World War I was nothing but a vast war of overpopulation, dissimulated in order to capture and sustain the sympathy of the peoples fighting in each camp under great idealistic words: war of right on one side, war of kultur on the other. In reality, a struggle for existence between over-populated nations of various degrees. In the future, when this conception of the causes of war will be shared by greater and ever growing number of people, the responsibility of belligerents in a war will be measure by their over-population.
It goes without saying that a rationally normal society is one in which there is no over-population, thus where an equilibrium of wealth and happiness reigns between the people and its subsistence goods. This is what the German economist List called a “normal nation. ”
This then is the formula for economic autonomy for a nation. It is clear that a nation that sticks with this reduces the risks of war to a minimum. In fact, it will never engage in any war of aggression; it will have no designs for conquest or colonization. What is more, it will not contribute to over-populating another country through an emigration which, however peaceful it might be in appearance, always creates ascertain hostility. All that will remain for a “normal nation” is the danger of an invasion of its territory, either by immigration or by war, on the part of one or several other over-populated nations.
But if all countries imitated it the danger of war would be averted.
If we extend this idea of the “normal nation” to the entire planet we obtain the idea of world-wide economic harmony.
When this harmony is realized — which we are far from obtaining — and only then can the mystical pacifists, Christian and others, say to peoples and individuals: “Love each other,” or “Thou shalt not kill” without repeating vain words. In truth, they will not need to say anything: their speeches will have no object. In any case, they won’t have made this possibility a reality: it will have been born of the labor — in thought and deed — of scientific pacifists.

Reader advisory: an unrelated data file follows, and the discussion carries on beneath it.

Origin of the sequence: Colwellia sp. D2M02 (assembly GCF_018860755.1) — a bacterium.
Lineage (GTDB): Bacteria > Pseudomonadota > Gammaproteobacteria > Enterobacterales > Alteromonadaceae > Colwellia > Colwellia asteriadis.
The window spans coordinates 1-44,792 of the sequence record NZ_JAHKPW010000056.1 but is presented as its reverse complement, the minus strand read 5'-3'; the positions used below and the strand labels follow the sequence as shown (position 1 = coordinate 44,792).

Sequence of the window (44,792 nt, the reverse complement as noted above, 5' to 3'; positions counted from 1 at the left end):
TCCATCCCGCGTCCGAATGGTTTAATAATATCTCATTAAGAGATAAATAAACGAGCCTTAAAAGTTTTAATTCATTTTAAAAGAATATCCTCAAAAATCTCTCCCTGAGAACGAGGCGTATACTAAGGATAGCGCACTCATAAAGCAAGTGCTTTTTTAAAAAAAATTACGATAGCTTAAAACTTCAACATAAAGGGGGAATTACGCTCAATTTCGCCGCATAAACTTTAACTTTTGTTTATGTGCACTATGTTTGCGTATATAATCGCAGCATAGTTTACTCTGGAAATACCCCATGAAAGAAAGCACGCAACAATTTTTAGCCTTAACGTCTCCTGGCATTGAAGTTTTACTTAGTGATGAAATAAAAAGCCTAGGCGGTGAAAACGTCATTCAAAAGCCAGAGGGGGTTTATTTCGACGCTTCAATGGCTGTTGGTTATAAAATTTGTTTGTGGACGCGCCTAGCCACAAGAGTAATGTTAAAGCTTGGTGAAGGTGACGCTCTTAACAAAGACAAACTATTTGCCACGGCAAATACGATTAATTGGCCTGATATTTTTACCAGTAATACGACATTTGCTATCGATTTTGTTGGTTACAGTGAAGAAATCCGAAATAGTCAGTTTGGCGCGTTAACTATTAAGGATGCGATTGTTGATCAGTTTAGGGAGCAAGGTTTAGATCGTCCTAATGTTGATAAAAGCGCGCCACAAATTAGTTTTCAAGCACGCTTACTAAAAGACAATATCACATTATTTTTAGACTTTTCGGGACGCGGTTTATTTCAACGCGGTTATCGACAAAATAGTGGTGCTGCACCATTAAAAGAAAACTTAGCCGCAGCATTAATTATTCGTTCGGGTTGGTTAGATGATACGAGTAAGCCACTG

In summary, the maximum population each country is allowed to reach without its inhabitants suffering and without causing suffering to other countries, is the number of human beings who would be assured the ration of subsistence goods necessary to normal human existence by the soil of that country.
Over-population begins beyond this figure.
And so, overpopulation is the primordial cause of war.
This fact indicates to us the preventive remedy for this ill: suppressing or preventing overpopulation in each country.
Phrased differently: establishing a true equilibrium between the population and subsistence goods.
The sole method: the limitation of births.
Governments dispose, in fact, of means of encouraging and discouraging overpopulation. What is more, among human beings reproduction is entirely under the control of this will. Which is to say that both governments and individuals, having the necessary powers at their disposal, war could be abolished if they truly wanted it.
Consequently, we scientific pacifists demand a world-wide limitation on births, affected by all nations leagued together in a desire for peace under the leadership of the League of Nations.
This is the primary propaganda to be done by pacifists, for humanity’s salvation resides in this solution.
London. April 1925